GE announces opening of Perth aeroderivative turbine centre

GE, aeroderivative
The interior of GE's Perth tooling centre

GE has announced the opening of its new Perth aeroderivative services Level 2 facility and Tooling Store to provide enhanced support to its GE LM6000, LM2500 and LMS100 aeroderivative gas turbine fleet installed in Australia. The facility will enable faster and more flexible execution of planned and unplanned maintenance, most of which would take place within the country, with a consequent reduction of the repair cycle time and logistics costs for Australian aeroderivative power plant operators. In addition, the facility includes a Tooling Store–operated by FieldCore, the field services company owned by GE–which will serve the entire GE fleet within the Asia Pacific region to help ensure faster availability of tools for aero hot gas path section repairs and engine exchange tooling kits to accelerate completion time for outages.  

With a presence in the region spanning more than 126 years, GE’s flexible and reliable aviation-derived turbines power a variety of operations across Australia ranging from large fleets of baseload units in the mining industry to fast-starting high efficiency units supporting renewables growth on the East Coast electricity grid. With the opening of the centre, GE will already be servicing a fleet of over 50 turbines for power plant operators such as Synergy, Rio Tinto, Transalta, ATCO and Alinta among others. 

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According to the Australian Energy Update 2019 report, natural gas accounted for 25 per cent of energy consumption in 2017–18. Gas consumption rose by four per cent in 2017–18, with increased use in mining in Western Australia. Australia is expected to reach 50 per cent renewable energy generation by 2030 and is on track to exceed 75 per cent renewables by 2040 according to Reputex Energy. Gas-fired generators are an ideal complement to variable renewable resources because the technology can change power levels quickly, turn down to low levels when demand is less, and start up very rapidly. All of these attributes enable gas turbines to work in concert with renewables to maintain reliability in the Australian power system.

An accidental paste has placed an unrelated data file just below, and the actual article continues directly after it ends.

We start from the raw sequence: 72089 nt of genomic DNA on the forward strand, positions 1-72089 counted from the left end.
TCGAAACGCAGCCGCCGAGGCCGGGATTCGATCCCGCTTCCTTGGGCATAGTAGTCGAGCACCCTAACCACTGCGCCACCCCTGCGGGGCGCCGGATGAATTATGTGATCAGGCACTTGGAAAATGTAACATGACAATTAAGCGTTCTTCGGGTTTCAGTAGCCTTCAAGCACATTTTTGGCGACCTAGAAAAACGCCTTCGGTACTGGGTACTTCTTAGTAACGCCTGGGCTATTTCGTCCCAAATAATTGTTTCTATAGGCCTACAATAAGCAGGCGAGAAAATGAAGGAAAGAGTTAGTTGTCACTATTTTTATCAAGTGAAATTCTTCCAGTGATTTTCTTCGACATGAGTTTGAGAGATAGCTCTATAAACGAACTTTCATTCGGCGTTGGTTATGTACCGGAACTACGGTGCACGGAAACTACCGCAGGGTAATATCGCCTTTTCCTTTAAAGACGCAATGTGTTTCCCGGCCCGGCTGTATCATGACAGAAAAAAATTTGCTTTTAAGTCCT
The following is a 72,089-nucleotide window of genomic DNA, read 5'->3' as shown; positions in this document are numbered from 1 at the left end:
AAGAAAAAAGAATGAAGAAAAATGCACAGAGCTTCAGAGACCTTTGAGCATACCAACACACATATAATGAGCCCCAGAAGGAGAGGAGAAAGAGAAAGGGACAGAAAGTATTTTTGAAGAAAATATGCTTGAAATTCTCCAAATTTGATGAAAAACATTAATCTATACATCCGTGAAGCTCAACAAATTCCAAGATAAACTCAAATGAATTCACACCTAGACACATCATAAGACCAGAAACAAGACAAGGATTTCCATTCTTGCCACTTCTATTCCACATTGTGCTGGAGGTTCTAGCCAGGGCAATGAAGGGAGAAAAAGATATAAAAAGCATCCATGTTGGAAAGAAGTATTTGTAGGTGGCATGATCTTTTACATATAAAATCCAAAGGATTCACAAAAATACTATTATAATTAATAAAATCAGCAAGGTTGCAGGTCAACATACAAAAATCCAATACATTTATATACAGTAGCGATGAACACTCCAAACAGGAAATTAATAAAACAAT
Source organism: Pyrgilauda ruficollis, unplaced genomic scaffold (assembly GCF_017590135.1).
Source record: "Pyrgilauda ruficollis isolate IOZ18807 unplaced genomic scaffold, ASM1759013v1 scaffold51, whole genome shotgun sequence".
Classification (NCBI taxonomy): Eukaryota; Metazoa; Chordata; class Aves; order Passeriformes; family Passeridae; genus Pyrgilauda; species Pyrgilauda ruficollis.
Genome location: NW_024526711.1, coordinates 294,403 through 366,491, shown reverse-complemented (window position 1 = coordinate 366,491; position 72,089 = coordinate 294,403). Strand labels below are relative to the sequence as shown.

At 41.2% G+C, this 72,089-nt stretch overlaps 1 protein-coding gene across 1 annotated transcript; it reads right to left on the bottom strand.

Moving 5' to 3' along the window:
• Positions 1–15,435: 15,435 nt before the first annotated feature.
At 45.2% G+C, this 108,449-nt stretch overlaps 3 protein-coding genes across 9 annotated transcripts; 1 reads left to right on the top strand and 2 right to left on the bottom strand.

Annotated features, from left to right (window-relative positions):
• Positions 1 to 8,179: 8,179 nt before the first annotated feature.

aeroderivative

“At GE, we are committed to supporting the Australian government’s goals of strengthening renewable energy generation. We have the right technology, domain expertise, and experience to provide cleaner, more accessible energy that Australia can depend on to power growth and prosperity,” GE Australia CEO said Sam Maresh said.

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“Australia’s renewables growth coupled with the expected retirement of large baseload coal-fired power stations are both ideal opportunities for our efficient aeroderivative gas turbines to maintain security of supply, integrate with renewables, and keep power up and running.” 

With more than 150 million operating hours over the last 45 years, GE’s aeroderivative fleet includes more than 2800 gas turbines deployed in more than 60 countries representing more than 125 GW of installed capacity. GE’s aeroderivative gas turbines show experience on a wide range of gas and liquid fuels and can be operated on many alternative fuels that are available worldwide. GE’s aeroderivative gas turbine portfolio currently has the capability to burn blends of hydrogen and natural gas, ensuring these assets can continue to provide sustainable and efficient power in the future.